Leiper J, Nandi M, Torondel B, Murray-Rust J, Malaki M, O'Hara B, et al. Disruption of methylarginine metabolism impairs vascular homeostasis. Nat Med 2007;13:198-203. (Available at: www.nature.com; Reprinted by permission.)
Asymmetric dimethylarginine (ADMA) and monomethyl arginine (L-NMMA) are endogenously produced amino acids that inhibit all three isoforms of nitric oxide synthase (NOS). ADMA accumulates in various disease states, including renal failure, diabetes and pulmonary hypertension, and its concentration in plasma is strongly predictive of premature cardiovascular disease and death. Both L-NMMA and ADMA are eliminated largely through active metabolism by dimethylarginine dimethylaminohydrolase (DDAH) and thus DDAH dysfunction may be a crucial unifying feature of increased cardiovascular risk. However, despite considerable interest in this pathway and in the role of ADMA as a cardiovascular risk factor, there is little evidence to support a causal role of ADMA in pathophysiology. Here we reveal the structure of human DDAH-1 and probe the function of DDAH-1 both by deleting the DDAH1 gene in mice and by using DDAH-specific inhibitors which, as we demonstrate by crystallography, bind to the active site of human DDAH-1. We show that loss of DDAH-1 activity leads to accumulation of ADMA and reduction in NO signaling. This in turn causes vascular pathophysiology, including endothelial dysfunction, increased systemic vascular resistance and elevated systemic and pulmonary blood pressure. Our results also suggest that DDAH inhibition could be harnessed therapeutically to reduce the vascular collapse associated with sepsis.
Decompensated cirrhosis is characterized by severe circulatory derangements, including progressive splanchnic vasodilatation and portal hypertension, which are reflected in its clinical manifestations. Splanchnic vasodilatation in turn results in relative arterial underfilling with consequent activation of the neurohumoral system, leading to vasoconstriction of numerous vascular beds, including the liver, kidneys, and brain, and increased cardiac output.1 An important mechanism influencing splanchnic vascular tone is believed to be excessive nitric oxide (NO) generation in response to the effects of shear stress and the modulation of cofactors for endothelial nitric oxide synthase (eNOS). Paradoxically, hepatic NO generation is reduced, and this is thought to be the result of reduced hepatic eNOS activity in animal models2 and humans,3, 4 despite the preservation of eNOS messenger RNA and protein.5, 6 The exact mechanisms underlying a reduction in eNOS activity are unclear, but recent studies have suggested roles for nitric oxide synthase (NOS) inhibitors such as caveolin-15 and eNOS trafficking inducer (NOSTRIN),4 in addition to disorders in guanylate cyclase activity7 and posttranslational eNOS modifications.8 Our recent studies have indicated that additional mechanisms may be involved and have focused on the endogenous NOS inhibitor, asymmetric dimethylarginine (ADMA), and its relationship with the severity of portal hypertension during hepatic inflammation.9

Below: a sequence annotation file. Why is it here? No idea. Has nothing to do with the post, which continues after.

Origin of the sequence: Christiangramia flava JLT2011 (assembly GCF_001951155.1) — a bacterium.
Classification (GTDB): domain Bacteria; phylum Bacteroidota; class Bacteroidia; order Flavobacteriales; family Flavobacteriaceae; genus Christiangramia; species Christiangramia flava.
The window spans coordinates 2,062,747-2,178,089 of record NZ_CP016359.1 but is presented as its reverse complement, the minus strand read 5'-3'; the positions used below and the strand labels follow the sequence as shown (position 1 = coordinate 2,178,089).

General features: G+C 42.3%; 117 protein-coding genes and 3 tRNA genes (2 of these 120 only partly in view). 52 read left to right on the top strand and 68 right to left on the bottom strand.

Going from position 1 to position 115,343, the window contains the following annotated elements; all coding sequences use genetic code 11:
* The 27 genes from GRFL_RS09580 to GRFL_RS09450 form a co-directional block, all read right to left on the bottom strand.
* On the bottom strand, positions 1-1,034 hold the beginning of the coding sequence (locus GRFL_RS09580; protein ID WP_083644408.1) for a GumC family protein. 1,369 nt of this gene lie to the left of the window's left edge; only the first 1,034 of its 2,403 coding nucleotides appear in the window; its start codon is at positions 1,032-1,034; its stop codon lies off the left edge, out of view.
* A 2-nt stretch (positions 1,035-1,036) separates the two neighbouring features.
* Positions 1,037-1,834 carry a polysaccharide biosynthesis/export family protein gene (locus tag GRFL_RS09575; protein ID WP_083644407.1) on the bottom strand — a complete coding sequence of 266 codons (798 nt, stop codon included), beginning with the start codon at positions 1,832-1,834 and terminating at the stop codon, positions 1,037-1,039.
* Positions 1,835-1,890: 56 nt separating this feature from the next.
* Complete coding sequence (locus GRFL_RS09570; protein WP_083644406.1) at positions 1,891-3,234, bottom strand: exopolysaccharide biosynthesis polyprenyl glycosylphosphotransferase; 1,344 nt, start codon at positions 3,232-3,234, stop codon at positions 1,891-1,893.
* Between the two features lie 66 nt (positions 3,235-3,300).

NO plays an important role in the maintenance of vascular tone,10 and reduced local NO production has been shown to be associated with endothelial dysfunction in conditions varying from coronary atheromatous disease to diabetes mellitus and pre-eclampsia.11 Endothelium-derived NO is generated from the metabolism of L-arginine by eNOS. Since 1992, an endogenous inhibitor of NOS, ADMA, has been recognized as competing with L-arginine for the active binding site of NOS.12 The plasma levels of ADMA are increased in a number of disparate conditions and are thought to contribute to endothelial vasodilator dysfunction.13 ADMA and its stereoisomer, symmetric dimethylarginine (SDMA), are synthesized by the action of protein arginine methyltransferases and are released during proteolysis. Most of the ADMA that is generated is converted to citrulline by dimethylarginine dimethylaminohydrolases (DDAH),14 whereas SDMA does not undergo metabolism by this route. The liver is an important site of ADMA metabolism both in its production because of the high rate of protein turnover and, more importantly, in its elimination through the action of DDAH.15
There has been increasing interest in the liver literature with respect to ADMA, with data suggesting that patients with decompensated cirrhosis have higher ADMA levels than those with compensated disease and that these levels may increase further with evolving liver failure.16, 17 The presence of inflammation also increases ADMA levels and exacerbates vascular dysfunction by reducing NOS activity, as suggested by studies of cultured endothelial cells exposed to tumor necrosis factor α or oxidized low-density lipoprotein, which have demonstrated a reduction in DDAH activity and an increase in ADMA.18 This may be extrapolated to the incidence of posttransplantation rejection, when ADMA levels are also elevated,17 and also to the setting of acute liver failure, where, we have shown, ADMA levels correlate with indices of inflammation (Fig. 1).19 However, whether ADMA is causally related to these pathophysiological states has remained an unanswered question to date.